GAME OVER: PawSox Attendance Fell By Nearly 40 Percent in the Past 13 Years

Monday, September 10, 2018
GoLocalProv Business Team

Floundering attendance over the past decade plus
The PawSox attendance has been in decline for the past few years, but the end of the year numbers for the 2018 season show a massive decline over the past decade-plus.

Since 2005, the PawSox went from first in the league to now near the bottom for attendance.  Overall, from 2005 to the 2018 season, the PawSox average pregame attendance fell 37 percent. The decline was five times larger than the league attendance decline. Overall, International league attendance fell 7.5 percent.

While the political blame game has taken hold in Rhode Island, with dueling political signs being seen around Rhode Island blaming Governor Gina Raimondo and Speaker of the House Nick Mattiello, the fact is that attendance numbers paint a dismal picture for the future of minor league baseball, especially in Rhode Island.

Steady Decline

In 2005, the PawSox led the International League with an average per game attendance of 9,561.

Five years later (2010), the PawSox attendance had dropped significantly. Instead of first in the league, the PawSox fell to fourth in the league with average per game attendance of 8,343.

The steady decline continued.

In February 2015, the PawSox new ownership group had announced that they were leaving Pawtucket — the team would move to Providence and fund their own stadium. PawSox officials told Pawtucket Mayor Don Grebien that staying at McCoy or in Pawtucket was not even under consideration.

In 2015, the PawSox averaged just 6,572 per game and in ten years had dropped from best to ninth.

By 2018, the PawSox average per game attendance was just 5,982 and there are questions about the validity of those numbers.

As the political debate continued, the public continued to shun the team rather than rally around the franchise.   

Questions in Worcester

Dr. Robert Baumann, chair of the Department of Economics and Accounting at the College of the Holy Cross has questioned the proposed Worcester deal. In a recent opinion piece first published in the Telegram, he wrote, “In addition, consider an investment in professional baseball that won’t begin to pay off until the stadium’s projected 2021 opening. According to Minor League Baseball, per game attendance at International League games this year is currently about 4.9 percent lower compared to last year and 7.9 percent lower compared to ten years ago.”

“This trend is even more pronounced in Major League Baseball, where average attendance has fallen even faster but at least has the cushion of lucrative television deals. Usually, new stadiums come with a “honeymoon” period of about three years where attendance spikes above its long-run trend. I expect the same to happen here, but what happens after the honeymoon is over? Are we confident that baseball will be popular enough to repay these loans throughout their term?” Bauman added.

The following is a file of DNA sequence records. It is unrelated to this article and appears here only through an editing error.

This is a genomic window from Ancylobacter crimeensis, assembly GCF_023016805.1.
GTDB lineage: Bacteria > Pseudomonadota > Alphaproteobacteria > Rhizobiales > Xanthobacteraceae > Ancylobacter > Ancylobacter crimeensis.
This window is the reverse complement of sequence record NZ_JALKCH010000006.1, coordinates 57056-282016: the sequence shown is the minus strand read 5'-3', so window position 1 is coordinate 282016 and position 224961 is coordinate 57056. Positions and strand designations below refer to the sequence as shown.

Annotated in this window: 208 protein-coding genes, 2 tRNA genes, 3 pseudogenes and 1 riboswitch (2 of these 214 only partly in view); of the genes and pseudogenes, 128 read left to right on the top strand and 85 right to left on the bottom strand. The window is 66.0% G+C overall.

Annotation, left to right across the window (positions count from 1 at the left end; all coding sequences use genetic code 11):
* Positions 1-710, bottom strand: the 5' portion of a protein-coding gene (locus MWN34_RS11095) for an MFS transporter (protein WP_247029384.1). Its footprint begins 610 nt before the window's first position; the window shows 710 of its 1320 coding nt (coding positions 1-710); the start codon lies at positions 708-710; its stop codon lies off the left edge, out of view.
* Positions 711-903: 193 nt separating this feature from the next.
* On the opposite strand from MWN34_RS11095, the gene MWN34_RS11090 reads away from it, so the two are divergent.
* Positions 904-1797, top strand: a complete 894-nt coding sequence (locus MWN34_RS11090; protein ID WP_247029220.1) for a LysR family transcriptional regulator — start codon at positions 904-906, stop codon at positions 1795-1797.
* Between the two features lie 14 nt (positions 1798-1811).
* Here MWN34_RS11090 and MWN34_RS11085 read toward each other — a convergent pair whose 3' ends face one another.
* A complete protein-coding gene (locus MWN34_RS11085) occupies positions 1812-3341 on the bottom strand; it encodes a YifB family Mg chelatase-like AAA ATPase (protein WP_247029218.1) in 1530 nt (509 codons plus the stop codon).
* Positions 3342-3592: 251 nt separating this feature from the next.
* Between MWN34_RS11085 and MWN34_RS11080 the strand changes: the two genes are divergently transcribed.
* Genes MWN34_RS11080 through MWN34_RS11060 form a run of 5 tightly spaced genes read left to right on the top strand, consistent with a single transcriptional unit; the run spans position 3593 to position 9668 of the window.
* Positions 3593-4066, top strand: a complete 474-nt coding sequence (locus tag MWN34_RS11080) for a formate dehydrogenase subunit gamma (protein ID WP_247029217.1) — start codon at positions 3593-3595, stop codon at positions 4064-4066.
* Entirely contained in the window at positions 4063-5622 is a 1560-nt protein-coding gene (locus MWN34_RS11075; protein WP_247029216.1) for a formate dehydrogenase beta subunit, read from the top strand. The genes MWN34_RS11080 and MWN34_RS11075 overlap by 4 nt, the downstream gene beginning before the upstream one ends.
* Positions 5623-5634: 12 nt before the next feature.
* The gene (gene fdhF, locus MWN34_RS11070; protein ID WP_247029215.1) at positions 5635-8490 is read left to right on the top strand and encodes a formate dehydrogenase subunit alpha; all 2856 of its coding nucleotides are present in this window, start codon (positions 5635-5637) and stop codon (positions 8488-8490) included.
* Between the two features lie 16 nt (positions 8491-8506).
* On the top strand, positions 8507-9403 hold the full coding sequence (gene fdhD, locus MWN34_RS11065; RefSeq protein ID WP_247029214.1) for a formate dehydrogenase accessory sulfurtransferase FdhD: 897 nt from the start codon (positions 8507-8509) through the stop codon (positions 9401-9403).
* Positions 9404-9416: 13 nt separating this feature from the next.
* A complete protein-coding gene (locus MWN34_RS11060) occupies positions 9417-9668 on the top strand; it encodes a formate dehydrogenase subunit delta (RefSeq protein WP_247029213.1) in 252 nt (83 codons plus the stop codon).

PawSox Reported Attendance is Questionable

In May 2018, GoLocal reported:

The Pawtucket Red Sox are inflating their attendance by as much as 300 percent. A GoLocal review of the reported attendance versus the actual number of paid in-stadium fans raises questions about the financial viability of the proposed financing scheme now being considered by the Rhode Island General Assembly.

The PawSox reported attendance to the International League was 2,328 for Tuesday night's game, and when pressed by GoLocal on the attendance number they were told by a PawSox spokesperson that the turnstile count was 1,444, but according to photos taken at McCoy, the attendance was approximately 400. PawSox officials refused to explain how the team's turnstile number could be 1,000 fans higher -- or more than 300 percent.

“At the Senate Finance Committee hearing held at URI, the team/city consultants testified that a new stadium would bring an average of 8,100 attendees to each game. That's the number bond payments are based on,” said former Pawtucket City Council President Henry Kinch.

“April-June until kids get out of school and evenings warm up, attendance is small. Always was and always will be. It should be noted that Apex location is on the water which will lower temperature even more.  If 8,100 is not met, the payback mechanisms will no doubt change, and once again the state could be on deck to pay,” added Kinch. “Also, the city's state aid is the first backup payment mechanism. My city certainly cannot afford to lose that money.”


Stay Connected — Free
Daily Email